With over 50 years of collective technical recruiting experience, we’ve prepared thousands of candidates for interviews and we’ve seen the positive impact that interview preparation can have. Finding information on the company and possible interviewers has become easier with the rapid increase of LinkedIn participation by companies and their employees. Here are some tips on how you can effectively prepare for an interview by researching your interviewers using LinkedIn:
Look at the prospective interviewers’ profile and see if you have any mutual connections. If there are any, feel free to reach out to that person(s) and ask him or her to throw in a good word on your behalf. At the very least, he or she can share some information with you about the prospective interviewee.
Check out all the companies your prospective interviewers have worked with. Go through their entire history and not just their current job. See if there is a common place of employment you both shared at some point. On a few occasions, I have noticed that my clients and candidates have worked for the same firm, or competitive ones at some point, but fail to use that piece of information to help build rapport.
Keenly observe what they put as their particular skill sets. More often than not, it will probably be what you will discover about them at the interview.
Look to see where they went to school. You may share a common alma mater or be part of the same alumni association. Who knows, you may even share the same college major.
5. Reading Lists
LinkedIn’s reading list is a great way to see what is on the mind of your perspective employers. They may have similar interests to you. You may also be curious to know what they find interesting, so you can better connect with them.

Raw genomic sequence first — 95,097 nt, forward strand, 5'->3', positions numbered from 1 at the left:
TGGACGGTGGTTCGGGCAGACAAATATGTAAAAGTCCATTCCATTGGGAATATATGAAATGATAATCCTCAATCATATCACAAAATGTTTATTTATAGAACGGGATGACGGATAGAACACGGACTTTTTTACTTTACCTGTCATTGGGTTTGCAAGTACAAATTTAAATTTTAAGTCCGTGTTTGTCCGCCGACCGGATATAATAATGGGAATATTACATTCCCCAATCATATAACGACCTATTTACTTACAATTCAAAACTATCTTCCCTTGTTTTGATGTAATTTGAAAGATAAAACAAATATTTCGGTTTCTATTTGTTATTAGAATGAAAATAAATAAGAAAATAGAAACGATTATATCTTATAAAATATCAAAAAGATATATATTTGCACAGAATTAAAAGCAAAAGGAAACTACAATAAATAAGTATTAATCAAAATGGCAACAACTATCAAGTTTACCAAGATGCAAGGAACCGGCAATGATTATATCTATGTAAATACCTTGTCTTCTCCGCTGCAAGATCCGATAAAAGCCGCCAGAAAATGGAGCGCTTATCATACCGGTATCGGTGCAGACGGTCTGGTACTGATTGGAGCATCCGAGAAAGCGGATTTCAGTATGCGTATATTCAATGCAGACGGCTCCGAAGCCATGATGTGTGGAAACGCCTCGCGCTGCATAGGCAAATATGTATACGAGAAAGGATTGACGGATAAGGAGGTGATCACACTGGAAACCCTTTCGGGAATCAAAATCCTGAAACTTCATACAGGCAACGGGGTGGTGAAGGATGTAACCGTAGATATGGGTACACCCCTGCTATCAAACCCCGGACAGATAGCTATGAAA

Always look at the different groups they’ve joined. If you share a common group, there may be some connections you both know. Again, this is another way to gauge their interests. For example, they may be part of a few technology, sales, or marketing groups related to their career and also be part of a photography or speakers group as well.
This is an area that you need to pay close attention to since most people seldom review them in great detail. People usually request and receive recommendations from connections they know and trust. So if the recommendation states that a particular person you are reading about is “detail oriented”, “highly technical” or, “very strategic in their thinking”, it gives you a small window into the mind of that person. This may be just enough information to help you effectively prepare and gain an advantage over the competition. Besides, it should also take some of the edge off of what to expect at the interview.
Finally, it would be in your interest to see what postings or links your particular interviewers have shared. How active are they on LinkedIn? Are they answering or asking questions in the Q&A area? Chances are if they invest the time to share or post a link or answer or ask a question, they must have a passion or a particular interest in this subject matter. It may not be a bad idea to invest a little time perusing through this.
So make sure the next time you’re preparing for an interview that you take the time to research your possible interviewers. Not only does it display a sense of due diligence on your part, it may also be the ice breaker you were looking for that enables you to be invited back for another round, or hopefully… an offer.